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Inference Pipeline

The Inference Pipeline interface is made for streaming and is likely the best route to go for real time use cases. It is an asynchronous interface that can consume many different video sources including local devices (like webcams), RTSP video streams, video files, etc. With this interface, you define the source of a video stream and sinks.

Quickstart

First, install Inference:

Info

Prior to installation, you may want to configure a python virtual environment to isolate dependencies of inference.

To install Inference via pip:

pip install inference

If you have an NVIDIA GPU, you can accelerate your inference with:

pip install inference-gpu

Next, create an Inference Pipeline:

# import the InferencePipeline interface
from inference import InferencePipeline
# import a built in sink called render_boxes (sinks are the logic that happens after inference)
from inference.core.interfaces.stream.sinks import render_boxes

# create an inference pipeline object
pipeline = InferencePipeline.init(
    model_id="yolov8x-1280", # set the model id to a yolov8x model with in put size 1280
    video_reference="https://storage.googleapis.com/com-roboflow-marketing/inference/people-walking.mp4", # set the video reference (source of video), it can be a link/path to a video file, an RTSP stream url, or an integer representing a device id (usually 0 for built in webcams)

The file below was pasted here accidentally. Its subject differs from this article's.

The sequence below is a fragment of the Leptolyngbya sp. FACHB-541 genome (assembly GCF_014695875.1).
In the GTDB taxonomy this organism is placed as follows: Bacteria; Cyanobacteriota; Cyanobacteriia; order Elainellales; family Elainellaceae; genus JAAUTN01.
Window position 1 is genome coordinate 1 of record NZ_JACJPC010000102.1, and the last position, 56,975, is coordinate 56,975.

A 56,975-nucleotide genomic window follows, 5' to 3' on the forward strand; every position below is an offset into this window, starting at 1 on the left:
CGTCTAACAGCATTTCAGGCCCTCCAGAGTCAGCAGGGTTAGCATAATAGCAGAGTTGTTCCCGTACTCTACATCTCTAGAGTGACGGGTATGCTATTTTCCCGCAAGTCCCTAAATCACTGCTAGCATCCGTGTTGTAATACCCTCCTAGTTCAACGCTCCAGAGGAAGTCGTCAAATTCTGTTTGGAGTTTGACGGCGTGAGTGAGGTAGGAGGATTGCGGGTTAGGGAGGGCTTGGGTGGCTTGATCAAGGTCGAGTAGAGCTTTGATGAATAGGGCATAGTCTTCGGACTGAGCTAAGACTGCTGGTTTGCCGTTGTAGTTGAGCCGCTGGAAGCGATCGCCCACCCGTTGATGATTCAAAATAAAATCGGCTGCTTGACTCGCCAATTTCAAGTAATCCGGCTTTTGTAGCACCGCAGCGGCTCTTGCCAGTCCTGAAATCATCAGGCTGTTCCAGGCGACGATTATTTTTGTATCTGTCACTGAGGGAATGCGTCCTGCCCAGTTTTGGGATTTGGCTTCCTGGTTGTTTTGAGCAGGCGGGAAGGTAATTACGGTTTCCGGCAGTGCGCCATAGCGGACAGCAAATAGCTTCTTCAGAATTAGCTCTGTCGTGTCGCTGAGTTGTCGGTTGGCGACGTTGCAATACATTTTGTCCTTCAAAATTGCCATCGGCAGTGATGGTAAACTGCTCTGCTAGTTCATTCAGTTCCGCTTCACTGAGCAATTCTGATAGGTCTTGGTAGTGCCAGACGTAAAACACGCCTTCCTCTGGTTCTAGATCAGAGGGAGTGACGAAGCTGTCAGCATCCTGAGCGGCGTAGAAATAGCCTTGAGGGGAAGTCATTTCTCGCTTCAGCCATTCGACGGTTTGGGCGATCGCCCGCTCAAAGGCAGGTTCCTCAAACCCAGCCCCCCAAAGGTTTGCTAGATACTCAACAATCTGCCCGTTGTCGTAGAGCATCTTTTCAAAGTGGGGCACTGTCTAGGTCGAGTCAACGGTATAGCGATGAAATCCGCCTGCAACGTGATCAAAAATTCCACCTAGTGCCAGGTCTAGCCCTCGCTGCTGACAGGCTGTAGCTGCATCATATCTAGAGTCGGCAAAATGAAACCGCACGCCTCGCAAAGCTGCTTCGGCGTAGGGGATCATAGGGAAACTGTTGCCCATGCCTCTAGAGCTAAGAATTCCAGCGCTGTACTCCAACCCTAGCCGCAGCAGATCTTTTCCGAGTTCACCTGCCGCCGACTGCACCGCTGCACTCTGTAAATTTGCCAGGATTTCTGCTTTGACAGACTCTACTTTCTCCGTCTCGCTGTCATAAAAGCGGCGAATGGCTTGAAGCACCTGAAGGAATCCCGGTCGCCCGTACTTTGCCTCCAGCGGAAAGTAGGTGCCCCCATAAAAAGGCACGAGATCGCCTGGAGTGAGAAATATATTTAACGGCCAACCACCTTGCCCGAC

on_prediction=render_boxes, # tell the pipeline object what to do with each set of inference by passing a function
    api_key=api_key, # provide your roboflow api key for loading models from the roboflow api
)
# start the pipeline
pipeline.start()
# wait for the pipeline to finish
pipeline.join()

Let's break down the example line by line:

pipeline = InferencePipeline.init(...)

Here, we are calling a class method of InferencePipeline.

model_id="yolov8x-1280"

We set the model ID to a YOLOv8x model pre-trained on COCO with input resolution 1280x1280.

video_reference="https://storage.googleapis.com/com-roboflow-marketing/inference/people-walking.mp4"

We set the video reference to a URL. Later we will show the various values that can be used as a video reference.

on_prediction=render_boxes

The on_prediction argument defines our sink (or a list of sinks).

pipeline.start(); pipeline.join()

Here, we start and join the thread that processes the video stream.

Video Reference

Inference Pipelines can consume many different types of video streams.

  • Device Id (integer): Providing an integer instructs a pipeline to stream video from a local device, like a webcam. Typically, built in webcams show up as device 0.
  • Video File (string): Providing the path to a video file will result in the pipeline reading every frame from the file, running inference with the specified model, then running the on_prediction method with each set of resulting predictions.
  • Video URL (string): Providing the path to a video URL is equivalent to providing a video file path and voids needing to first download the video.